Ziolkowski, Piotr A; Berchowitz, Luke E; Lambing, Christophe; Yelina, Nataliya E; Zhao, Xiaohui; Kelly, Krystyna A; Choi, Kyuha; Ziolkowska, Liliana; June, Viviana; Sanchez-Moran, Eugenio; Franklin, Chris; Copenhaver, Gregory P; Henderson, Ian R

    2015-01-01

    During meiosis homologous chromosomes undergo crossover recombination. Sequence differences between homologs can locally inhibit crossovers. Despite this, nucleotide diversity and population-scaled recombination are positively correlated in eukaryote genomes. To investigate interactions between heterozygosity and recombination we crossed Arabidopsis lines carrying fluorescent crossover reporters to 32 diverse accessions and observed hybrids with significantly higher and lower crossovers than homozygotes. Using recombinant populations derived from these crosses we observed that heterozygous regions increase crossovers when juxtaposed with homozygous regions, which reciprocally decrease. Total crossovers measured by chiasmata were unchanged when heterozygosity was varied, consistent with homeostatic control. We tested the effects of heterozygosity in mutants where the balance of interfering and non-interfering crossover repair is altered. Crossover remodeling at homozygosity-heterozygosity junctions requires interference, and non-interfering repair is inefficient in heterozygous regions. As a consequence, heterozygous regions show stronger crossover interference. Our findings reveal how varying homolog polymorphism patterns can shape meiotic recombination. DOI: http://dx.doi.org/10.7554/eLife.03708.001 PMID:25815584

  3. Crossover interference on nucleolus organizing region-bearing chromosomes in Arabidopsis.

    PubMed

    Lam, Sandy Y; Horn, Sarah R; Radford, Sarah J; Housworth, Elizabeth A; Stahl, Franklin W; Copenhaver, Gregory P

    2005-06-01

    In most eukaryotes, crossovers are not independently distributed along the length of a chromosome. Instead, they appear to avoid close proximity to one another--a phenomenon known as crossover interference. Previously, for three of the five Arabidopsis chromosomes, we measured the strength of interference and suggested a model wherein some crossovers experience interference while others do not. Here we show, using the same model, that the fraction of interference-insensitive crossovers is significantly smaller on the remaining two chromosomes. Since these two chromosomes bear the Arabidopsis NOR domains, the possibility that these chromosomal regions influence interference is discussed.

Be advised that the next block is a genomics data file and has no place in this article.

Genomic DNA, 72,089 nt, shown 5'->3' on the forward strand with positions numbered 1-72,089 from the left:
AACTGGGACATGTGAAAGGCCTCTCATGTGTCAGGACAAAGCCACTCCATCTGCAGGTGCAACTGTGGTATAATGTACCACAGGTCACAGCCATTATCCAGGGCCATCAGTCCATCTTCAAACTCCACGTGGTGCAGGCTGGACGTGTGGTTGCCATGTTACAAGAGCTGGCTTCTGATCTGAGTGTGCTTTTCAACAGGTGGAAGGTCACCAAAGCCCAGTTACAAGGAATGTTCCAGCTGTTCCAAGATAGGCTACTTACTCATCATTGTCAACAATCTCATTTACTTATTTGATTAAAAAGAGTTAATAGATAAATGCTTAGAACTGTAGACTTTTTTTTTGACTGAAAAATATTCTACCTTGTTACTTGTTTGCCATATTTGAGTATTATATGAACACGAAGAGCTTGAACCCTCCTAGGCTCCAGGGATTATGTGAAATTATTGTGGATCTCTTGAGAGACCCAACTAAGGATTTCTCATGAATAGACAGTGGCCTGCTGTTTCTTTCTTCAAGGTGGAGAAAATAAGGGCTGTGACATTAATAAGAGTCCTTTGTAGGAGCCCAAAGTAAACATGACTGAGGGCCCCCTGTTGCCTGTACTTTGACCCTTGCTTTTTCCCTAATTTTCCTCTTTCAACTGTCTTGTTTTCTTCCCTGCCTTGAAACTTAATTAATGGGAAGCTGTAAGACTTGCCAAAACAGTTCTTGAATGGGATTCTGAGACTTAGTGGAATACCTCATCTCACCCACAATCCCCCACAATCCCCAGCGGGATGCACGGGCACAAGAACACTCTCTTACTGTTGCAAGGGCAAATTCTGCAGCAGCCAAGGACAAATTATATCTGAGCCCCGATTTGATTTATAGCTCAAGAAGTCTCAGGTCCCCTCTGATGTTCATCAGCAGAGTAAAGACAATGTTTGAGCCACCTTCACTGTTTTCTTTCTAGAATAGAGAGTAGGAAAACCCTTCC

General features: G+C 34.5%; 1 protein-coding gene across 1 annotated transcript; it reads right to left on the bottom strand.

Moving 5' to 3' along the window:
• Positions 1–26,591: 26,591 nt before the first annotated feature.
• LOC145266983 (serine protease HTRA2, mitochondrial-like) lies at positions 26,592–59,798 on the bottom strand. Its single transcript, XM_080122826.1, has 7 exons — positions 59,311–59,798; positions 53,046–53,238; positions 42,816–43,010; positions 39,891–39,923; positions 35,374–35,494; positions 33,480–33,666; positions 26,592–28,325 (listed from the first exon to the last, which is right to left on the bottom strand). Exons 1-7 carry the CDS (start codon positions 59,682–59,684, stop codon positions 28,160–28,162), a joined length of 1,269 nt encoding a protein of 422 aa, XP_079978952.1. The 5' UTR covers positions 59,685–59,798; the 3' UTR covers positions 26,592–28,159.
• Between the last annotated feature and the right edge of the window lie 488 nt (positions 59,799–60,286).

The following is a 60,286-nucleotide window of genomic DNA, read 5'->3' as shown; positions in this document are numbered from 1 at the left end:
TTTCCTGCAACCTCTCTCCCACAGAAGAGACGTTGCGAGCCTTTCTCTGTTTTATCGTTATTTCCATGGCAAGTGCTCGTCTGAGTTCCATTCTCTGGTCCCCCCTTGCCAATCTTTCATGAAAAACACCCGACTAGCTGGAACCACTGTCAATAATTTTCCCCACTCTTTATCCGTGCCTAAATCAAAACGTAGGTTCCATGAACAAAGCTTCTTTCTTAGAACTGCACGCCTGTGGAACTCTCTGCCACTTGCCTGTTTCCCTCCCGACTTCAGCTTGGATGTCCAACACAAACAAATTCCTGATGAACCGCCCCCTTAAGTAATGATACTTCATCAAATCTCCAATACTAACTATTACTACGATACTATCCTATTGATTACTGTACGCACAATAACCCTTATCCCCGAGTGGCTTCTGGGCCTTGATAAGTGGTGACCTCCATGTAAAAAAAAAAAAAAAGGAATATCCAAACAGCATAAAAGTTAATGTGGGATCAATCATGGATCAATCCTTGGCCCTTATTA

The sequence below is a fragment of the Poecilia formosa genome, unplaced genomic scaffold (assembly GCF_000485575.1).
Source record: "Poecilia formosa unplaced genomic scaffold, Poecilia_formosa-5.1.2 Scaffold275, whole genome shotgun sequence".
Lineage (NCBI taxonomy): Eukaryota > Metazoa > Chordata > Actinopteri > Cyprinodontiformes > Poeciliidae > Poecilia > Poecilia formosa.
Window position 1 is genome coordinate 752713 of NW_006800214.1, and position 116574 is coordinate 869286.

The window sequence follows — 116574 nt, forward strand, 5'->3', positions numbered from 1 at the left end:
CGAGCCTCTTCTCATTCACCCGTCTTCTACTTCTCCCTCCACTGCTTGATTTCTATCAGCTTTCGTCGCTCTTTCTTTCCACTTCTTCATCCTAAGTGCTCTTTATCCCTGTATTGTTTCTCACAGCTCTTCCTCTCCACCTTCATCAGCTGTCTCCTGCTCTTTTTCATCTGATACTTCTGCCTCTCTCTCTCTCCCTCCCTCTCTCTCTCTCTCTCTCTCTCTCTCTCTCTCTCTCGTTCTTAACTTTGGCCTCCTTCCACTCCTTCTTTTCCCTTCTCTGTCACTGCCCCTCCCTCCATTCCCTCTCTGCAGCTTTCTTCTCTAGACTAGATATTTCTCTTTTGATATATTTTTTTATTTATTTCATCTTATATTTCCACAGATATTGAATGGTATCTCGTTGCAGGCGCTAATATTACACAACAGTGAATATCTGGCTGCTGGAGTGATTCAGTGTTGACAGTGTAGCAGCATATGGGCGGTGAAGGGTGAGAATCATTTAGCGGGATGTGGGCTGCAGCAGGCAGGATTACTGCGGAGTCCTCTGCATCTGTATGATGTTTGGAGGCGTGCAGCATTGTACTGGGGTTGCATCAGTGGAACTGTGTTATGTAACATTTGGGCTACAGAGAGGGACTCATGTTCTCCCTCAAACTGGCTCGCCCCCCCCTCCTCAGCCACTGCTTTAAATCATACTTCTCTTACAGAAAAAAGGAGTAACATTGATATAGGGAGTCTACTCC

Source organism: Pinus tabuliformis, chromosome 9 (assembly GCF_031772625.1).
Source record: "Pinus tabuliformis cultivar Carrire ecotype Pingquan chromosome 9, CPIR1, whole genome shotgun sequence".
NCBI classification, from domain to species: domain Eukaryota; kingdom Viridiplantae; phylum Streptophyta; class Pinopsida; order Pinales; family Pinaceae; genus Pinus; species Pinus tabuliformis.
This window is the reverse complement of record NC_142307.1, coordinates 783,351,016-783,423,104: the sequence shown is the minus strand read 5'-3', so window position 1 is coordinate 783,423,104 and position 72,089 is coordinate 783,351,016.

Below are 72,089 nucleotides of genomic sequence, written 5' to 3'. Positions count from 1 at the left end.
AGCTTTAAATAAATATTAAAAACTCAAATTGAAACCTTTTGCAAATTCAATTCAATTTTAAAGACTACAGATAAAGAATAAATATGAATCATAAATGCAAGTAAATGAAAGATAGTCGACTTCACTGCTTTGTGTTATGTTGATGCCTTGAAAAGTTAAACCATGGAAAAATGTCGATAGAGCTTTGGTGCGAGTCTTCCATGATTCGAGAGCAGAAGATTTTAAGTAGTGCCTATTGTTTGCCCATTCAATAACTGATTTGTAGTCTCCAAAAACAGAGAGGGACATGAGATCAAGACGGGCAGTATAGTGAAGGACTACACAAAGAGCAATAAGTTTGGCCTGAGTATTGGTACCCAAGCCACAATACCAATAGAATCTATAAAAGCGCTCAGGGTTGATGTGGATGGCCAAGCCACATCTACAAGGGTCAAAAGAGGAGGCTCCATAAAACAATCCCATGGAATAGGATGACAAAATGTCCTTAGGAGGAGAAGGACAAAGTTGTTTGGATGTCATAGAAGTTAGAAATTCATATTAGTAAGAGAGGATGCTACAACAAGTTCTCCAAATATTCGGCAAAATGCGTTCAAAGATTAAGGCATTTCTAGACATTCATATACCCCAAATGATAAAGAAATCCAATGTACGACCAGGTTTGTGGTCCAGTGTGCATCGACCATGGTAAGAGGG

4. Spin-Crossover Materials towards Microwave Radiation Switches

    PubMed Central

    Kucheriv, Olesia I.; Oliynyk, Viktor V.; Zagorodnii, Volodymyr V.; Launets, Vilen L.; Gural’skiy, Il’ya A.

    2016-01-01

    Microwave electromagnetic radiation that ranges from one meter to one millimetre wavelengths is finding numerous applications for wireless communication, navigation and detection, which makes materials able to tune microwave radiation getting widespread interest. Here we offer a new way to tune GHz frequency radiation by using spin-crossover complexes that are known to change their various physical properties under the influence of diverse external stimuli. As a result of electronic re-configuration process, microwave absorption properties differ for high spin and low spin forms of the complex. The evolution of a microwave absorption spectrum for the switchable compound within the region of thermal transition indicates that the high-spin and the low-spin forms are characterized by a different attenuation of electromagnetic waves. Absorption and reflection coefficients were found to be higher in the high-spin state comparing to the low-spin state. These results reveal a considerable potential for the implementation of spin-crossover materials into different elements of microwave signal switching and wireless communication. PMID:27910956

  5. Viscous to Inertial Crossover in Liquid Drop Coalescence

    NASA Astrophysics Data System (ADS)

    Paulsen, Joseph; Burton, Justin; Nagel, Sidney

    2010-11-01

    When two liquid drops coalesce, a dramatic topological transition occurs. We use an electrical method and high-speed imaging to probe the coalescence down to 10 ns after the drops touch. Immediately after contact, the resistance varies as t-1 and later crosses over to t-1/2. In the case of water drops [1], this behavior had been interpreted with a model in which coalescence occurs between slightly deformed interfaces. By varying the liquid viscosity over two decades, we conclude that at sufficiently low approach velocity where deformation is not present, the drops coalesce as spheres, but with an unexpectedly late crossover time between a regime dominated by viscous (i.e., t-1) and one dominated by inertial (i.e., t-1/2) effects. This interpretation is consistent with experiments in which we change the drop approach velocity and the surrounding gas pressure and molecular weight. We argue that the late crossover, not accounted for in the theory [2], is due to the flow field in the liquid and an additional length-scale present in the drop geometry. [1] S. C. Case, and S. R. Nagel, PRL 100, 084503 (2008). [2] J. Eggers, J. Lister, and H. A. Stone, JFM 401, 293 (1999).